The EU said Tuesday it will force mobile phone companies to scrap the "unjustified" high cost of using a mobile phone abroad after they failed to cut prices over the past six months.
The European Commission said it would draft a law that would next year eliminate charges for receiving a call abroad and see travelers charged the same price for making calls that they would face at home.
Europeans are punished with high phone bills simply for crossing a border inside the 25-nation EU, which hurts the growing numbers of people working and traveling outside their home country, said EU Information Society Commissioner Viviane Reding.
"Today it is only when using your mobile phone abroad you realize that there are still borders in Europe," she said.
Phone companies make some $12 billion a year from roaming charges in the EU, said Peter Rodford, who is in charge of the Commission's telecom regulation unit.
Reding said the companies generate "pure profit" by charging travelers for receiving a call when they are away. A British customer in Slovenia will have to pay for a call to his message service even when the phone is switched off.
She wants travelers to pay the cost of a local call — at home rates — when they ring for a taxi on holiday in Madrid, and only face international charges to call home.
The Commission published new figures on a "name-and-shame" Web site showing that Finnish customers spend just 24 cents for a four-minute call home from Sweden while Maltese customers are slapped with a $15.69 fee to ring from Latvia.
Reding said the Web site showed no good news as companies made "no significant response" to warnings that they should cut cost. "Most prices remain unchanged or have even gone up," she said. "Mobile operators seem to have some difficulty understanding my message."
Some companies had increased prices since the Web site first went live last autumn. British operator O2 PLC even upped the roaming charge from $4.15 to $5.92 for calls made in the EU.
The Commission said many customers have not taken up special roaming packages offered by some companies because most are only available on an "opt-in" basis or for an extra fee.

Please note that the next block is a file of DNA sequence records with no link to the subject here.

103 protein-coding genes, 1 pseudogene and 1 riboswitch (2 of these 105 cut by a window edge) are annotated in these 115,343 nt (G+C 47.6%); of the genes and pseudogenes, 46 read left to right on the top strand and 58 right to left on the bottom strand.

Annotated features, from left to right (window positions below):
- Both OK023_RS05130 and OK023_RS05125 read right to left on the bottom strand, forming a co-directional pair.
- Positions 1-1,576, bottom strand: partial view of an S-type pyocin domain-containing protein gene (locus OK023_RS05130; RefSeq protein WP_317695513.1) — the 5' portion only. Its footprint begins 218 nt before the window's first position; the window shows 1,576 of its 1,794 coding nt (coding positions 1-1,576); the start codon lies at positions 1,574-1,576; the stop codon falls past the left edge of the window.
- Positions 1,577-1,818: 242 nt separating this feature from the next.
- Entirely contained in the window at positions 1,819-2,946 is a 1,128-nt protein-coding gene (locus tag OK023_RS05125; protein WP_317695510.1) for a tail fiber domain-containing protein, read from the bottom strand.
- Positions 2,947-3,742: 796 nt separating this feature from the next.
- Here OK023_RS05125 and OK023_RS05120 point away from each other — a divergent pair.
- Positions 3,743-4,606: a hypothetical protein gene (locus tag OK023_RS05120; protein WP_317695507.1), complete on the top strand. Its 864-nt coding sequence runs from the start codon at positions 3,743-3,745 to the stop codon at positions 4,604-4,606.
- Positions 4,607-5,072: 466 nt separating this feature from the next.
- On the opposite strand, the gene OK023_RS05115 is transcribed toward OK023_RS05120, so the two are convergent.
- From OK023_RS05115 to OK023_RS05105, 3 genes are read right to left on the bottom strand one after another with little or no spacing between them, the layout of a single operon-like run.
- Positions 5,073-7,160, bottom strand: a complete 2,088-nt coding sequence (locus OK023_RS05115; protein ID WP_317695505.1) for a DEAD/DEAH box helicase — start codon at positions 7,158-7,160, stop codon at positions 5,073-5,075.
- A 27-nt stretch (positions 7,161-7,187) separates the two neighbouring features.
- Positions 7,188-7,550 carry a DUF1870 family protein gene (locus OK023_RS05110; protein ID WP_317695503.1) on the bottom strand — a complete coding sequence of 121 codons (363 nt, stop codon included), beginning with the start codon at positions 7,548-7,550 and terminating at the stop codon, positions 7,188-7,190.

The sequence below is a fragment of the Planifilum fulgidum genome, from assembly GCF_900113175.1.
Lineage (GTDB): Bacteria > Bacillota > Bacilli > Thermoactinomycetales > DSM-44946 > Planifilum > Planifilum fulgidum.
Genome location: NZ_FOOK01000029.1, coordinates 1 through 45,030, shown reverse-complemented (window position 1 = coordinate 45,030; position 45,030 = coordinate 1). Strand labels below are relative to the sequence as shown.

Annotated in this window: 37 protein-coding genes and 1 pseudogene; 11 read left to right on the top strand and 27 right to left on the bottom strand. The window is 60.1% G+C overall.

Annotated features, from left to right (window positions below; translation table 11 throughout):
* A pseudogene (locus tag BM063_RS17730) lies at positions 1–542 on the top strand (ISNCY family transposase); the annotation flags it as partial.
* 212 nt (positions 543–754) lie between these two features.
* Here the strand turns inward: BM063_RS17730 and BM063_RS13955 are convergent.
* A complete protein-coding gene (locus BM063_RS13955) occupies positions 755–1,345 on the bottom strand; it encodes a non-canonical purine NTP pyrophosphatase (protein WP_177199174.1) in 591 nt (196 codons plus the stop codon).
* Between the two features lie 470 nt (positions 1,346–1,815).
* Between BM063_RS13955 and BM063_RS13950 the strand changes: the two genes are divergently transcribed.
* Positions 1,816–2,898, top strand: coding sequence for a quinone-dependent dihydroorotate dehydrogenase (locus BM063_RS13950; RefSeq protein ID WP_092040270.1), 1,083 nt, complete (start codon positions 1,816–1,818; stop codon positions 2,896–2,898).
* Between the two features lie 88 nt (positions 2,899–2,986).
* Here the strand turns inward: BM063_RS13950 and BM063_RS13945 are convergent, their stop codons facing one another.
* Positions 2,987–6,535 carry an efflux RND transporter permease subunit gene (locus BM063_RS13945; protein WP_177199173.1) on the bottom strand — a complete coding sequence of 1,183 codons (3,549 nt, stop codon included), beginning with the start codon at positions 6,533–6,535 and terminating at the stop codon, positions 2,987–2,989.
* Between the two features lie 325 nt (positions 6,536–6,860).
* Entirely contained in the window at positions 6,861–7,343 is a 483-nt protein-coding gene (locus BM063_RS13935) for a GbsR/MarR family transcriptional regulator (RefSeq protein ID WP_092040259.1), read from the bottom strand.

EU leaders called for lower roaming charges last Friday. Irish Prime Minister Bertie Ahern told reporters that other governments should follow his example and push companies to cut — or even drop — "excessively costly" charges.
The Commission's roaming Web site is supposed to help consumers find the best deal by showing them costs charged in September 2005 by their home phone company and the network of the country they are visiting.
EU antitrust regulators started investigating "excessive" roaming prices in 2000, leading to charges against German and British phone companies for abusing their monopoly power. The cases are ongoing.
Stefano Nicoletti, senior analyst at British technology consultancy Ovum, said fixing retail costs was a very intrusive way of regulating a cash cow for mobile operators. "They should be used as a temporary measure and withdrawn once the market shows more competitive behaviour," he said.
Industry group the GSM Association insisted last week that a new law was not needed because prices were already falling, with retail roaming tariffs down 8 percent last year.
Vodafone PLC spokesman John Earl said the EU proposal to scrap the fee to receive a call did not recognize that firms must pay connection costs.
Some 6 million customers had already signed on for a fee-based plan to save between 30 and 45 percent on calls made abroad, he said. Most use their phones to call home from abroad and pay a preferential rate that is lower than the international rate the EU is suggesting it charge.
Vodafone — which operates in several European countries — would not estimate how much it earns from international roaming.
T-Mobile, a subsidiary of Germany's Deutsche Telekom AG, says it favors lower charges but argues that market forces will prove more effective than regulation.
"We think sinking prices will eventually lead to higher use and that is certainly good for all," spokesman Christian Schwolow said. "We are convinced that the competition itself is bringing the prices down."